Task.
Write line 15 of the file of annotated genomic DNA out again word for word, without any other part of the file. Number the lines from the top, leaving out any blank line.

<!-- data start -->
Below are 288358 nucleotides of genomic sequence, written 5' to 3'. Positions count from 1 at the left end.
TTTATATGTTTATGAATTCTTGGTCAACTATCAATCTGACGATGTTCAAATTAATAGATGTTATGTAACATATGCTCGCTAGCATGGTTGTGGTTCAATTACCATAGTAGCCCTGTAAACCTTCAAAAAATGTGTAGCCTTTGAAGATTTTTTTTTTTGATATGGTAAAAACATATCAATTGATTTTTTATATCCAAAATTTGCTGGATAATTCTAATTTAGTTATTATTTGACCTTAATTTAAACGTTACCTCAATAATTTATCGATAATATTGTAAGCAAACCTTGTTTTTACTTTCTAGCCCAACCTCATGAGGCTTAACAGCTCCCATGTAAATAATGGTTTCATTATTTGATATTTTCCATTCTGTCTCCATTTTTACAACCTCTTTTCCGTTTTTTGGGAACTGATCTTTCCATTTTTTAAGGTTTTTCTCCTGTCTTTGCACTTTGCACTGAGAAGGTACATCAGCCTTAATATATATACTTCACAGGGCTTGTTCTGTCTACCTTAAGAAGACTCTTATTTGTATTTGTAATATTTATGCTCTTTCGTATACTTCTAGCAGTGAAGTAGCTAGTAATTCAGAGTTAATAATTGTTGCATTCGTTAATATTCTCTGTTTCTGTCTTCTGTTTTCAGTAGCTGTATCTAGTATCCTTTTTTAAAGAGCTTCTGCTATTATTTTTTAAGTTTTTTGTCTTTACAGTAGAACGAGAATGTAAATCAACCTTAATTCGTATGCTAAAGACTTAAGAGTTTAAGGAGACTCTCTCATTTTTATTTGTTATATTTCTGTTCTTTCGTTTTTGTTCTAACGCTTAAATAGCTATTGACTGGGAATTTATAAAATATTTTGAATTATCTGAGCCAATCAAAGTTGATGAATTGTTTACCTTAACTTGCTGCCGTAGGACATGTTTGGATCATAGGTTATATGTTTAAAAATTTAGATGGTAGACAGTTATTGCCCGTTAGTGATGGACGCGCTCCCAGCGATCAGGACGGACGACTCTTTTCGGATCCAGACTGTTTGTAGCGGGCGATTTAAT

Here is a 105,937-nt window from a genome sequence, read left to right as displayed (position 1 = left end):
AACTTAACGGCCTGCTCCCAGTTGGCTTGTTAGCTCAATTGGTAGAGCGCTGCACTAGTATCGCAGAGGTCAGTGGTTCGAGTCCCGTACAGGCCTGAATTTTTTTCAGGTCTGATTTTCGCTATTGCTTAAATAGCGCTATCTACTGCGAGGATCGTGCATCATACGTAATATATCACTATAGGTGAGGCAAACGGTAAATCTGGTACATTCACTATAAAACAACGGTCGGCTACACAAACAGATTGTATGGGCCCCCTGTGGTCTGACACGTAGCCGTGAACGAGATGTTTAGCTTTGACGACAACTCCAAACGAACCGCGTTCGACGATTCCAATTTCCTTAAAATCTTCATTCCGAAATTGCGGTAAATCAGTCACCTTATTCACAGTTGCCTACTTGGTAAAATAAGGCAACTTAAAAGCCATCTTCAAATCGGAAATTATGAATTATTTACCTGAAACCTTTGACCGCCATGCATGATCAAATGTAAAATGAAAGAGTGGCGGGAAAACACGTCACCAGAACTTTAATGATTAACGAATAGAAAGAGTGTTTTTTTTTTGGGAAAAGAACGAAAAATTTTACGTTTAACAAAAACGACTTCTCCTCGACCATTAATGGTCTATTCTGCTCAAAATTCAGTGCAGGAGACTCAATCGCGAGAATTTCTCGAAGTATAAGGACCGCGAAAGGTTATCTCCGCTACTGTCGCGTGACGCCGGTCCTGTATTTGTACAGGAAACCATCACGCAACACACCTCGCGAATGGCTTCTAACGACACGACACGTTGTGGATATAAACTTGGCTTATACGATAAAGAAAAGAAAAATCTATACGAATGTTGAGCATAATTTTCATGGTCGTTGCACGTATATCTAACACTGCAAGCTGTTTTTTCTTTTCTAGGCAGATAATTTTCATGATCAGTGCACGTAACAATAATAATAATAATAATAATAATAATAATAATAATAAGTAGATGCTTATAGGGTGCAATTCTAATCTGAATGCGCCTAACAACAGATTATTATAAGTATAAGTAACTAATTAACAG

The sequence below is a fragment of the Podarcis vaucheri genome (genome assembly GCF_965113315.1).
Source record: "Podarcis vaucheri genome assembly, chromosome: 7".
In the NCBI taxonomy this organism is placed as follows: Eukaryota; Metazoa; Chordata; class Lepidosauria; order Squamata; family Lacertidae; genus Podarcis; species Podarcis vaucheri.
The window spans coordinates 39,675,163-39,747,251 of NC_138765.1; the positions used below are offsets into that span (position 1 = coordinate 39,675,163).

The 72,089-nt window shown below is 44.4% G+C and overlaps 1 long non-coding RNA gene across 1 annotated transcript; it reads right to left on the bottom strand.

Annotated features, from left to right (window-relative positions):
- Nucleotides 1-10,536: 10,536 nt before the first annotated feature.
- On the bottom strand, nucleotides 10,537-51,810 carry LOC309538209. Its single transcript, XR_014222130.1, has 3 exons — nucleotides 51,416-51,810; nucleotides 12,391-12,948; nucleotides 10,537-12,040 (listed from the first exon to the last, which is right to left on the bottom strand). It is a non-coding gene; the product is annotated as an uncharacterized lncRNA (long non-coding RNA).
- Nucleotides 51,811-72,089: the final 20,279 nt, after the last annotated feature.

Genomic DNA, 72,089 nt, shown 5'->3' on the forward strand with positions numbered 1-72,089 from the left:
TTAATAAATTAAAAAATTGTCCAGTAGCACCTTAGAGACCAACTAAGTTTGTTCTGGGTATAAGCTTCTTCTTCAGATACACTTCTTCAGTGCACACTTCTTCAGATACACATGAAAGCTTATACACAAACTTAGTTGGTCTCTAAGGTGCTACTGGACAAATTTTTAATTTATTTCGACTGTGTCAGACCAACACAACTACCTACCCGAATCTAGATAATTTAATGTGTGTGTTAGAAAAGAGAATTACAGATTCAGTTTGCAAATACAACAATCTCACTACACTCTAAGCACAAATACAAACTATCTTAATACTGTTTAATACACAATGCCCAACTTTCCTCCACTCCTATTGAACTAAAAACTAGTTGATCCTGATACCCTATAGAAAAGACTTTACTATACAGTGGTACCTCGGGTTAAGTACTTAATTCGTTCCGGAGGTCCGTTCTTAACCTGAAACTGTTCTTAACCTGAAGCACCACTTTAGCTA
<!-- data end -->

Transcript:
TTAATAAATTAAAAAATTGTCCAGTAGCACCTTAGAGACCAACTAAGTTTGTTCTGGGTATAAGCTTCTTCTTCAGATACACTTCTTCAGTGCACACTTCTTCAGATACACATGAAAGCTTATACACAAACTTAGTTGGTCTCTAAGGTGCTACTGGACAAATTTTTAATTTATTTCGACTGTGTCAGACCAACACAACTACCTACCCGAATCTAGATAATTTAATGTGTGTGTTAGAAAAGAGAATTACAGATTCAGTTTGCAAATACAACAATCTCACTACACTCTAAGCACAAATACAAACTATCTTAATACTGTTTAATACACAATGCCCAACTTTCCTCCACTCCTATTGAACTAAAAACTAGTTGATCCTGATACCCTATAGAAAAGACTTTACTATACAGTGGTACCTCGGGTTAAGTACTTAATTCGTTCCGGAGGTCCGTTCTTAACCTGAAACTGTTCTTAACCTGAAGCACCACTTTAGCTA